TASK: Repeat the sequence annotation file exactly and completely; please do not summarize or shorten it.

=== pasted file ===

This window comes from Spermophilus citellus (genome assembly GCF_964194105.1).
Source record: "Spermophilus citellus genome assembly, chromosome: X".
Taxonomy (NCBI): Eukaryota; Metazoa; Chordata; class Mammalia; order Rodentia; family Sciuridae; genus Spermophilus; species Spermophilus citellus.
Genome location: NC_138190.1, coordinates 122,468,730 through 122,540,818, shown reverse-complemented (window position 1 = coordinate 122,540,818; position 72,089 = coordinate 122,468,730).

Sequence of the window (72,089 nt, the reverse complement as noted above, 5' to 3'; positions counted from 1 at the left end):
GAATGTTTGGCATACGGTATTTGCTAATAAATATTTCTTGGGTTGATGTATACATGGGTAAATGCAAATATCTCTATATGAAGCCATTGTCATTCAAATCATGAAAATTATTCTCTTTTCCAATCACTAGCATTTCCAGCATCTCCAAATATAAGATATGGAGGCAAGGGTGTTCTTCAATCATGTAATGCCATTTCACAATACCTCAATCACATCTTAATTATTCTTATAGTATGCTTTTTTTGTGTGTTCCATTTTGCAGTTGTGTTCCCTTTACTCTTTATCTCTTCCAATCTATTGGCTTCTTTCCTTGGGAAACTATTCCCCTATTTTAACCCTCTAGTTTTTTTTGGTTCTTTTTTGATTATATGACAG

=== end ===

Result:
This window comes from Spermophilus citellus (genome assembly GCF_964194105.1).
Source record: "Spermophilus citellus genome assembly, chromosome: X".
Taxonomy (NCBI): Eukaryota; Metazoa; Chordata; class Mammalia; order Rodentia; family Sciuridae; genus Spermophilus; species Spermophilus citellus.
Genome location: NC_138190.1, coordinates 122,468,730 through 122,540,818, shown reverse-complemented (window position 1 = coordinate 122,540,818; position 72,089 = coordinate 122,468,730).

Sequence of the window (72,089 nt, the reverse complement as noted above, 5' to 3'; positions counted from 1 at the left end):
GAATGTTTGGCATACGGTATTTGCTAATAAATATTTCTTGGGTTGATGTATACATGGGTAAATGCAAATATCTCTATATGAAGCCATTGTCATTCAAATCATGAAAATTATTCTCTTTTCCAATCACTAGCATTTCCAGCATCTCCAAATATAAGATATGGAGGCAAGGGTGTTCTTCAATCATGTAATGCCATTTCACAATACCTCAATCACATCTTAATTATTCTTATAGTATGCTTTTTTTGTGTGTTCCATTTTGCAGTTGTGTTCCCTTTACTCTTTATCTCTTCCAATCTATTGGCTTCTTTCCTTGGGAAACTATTCCCCTATTTTAACCCTCTAGTTTTTTTTGGTTCTTTTTTGATTATATGACAG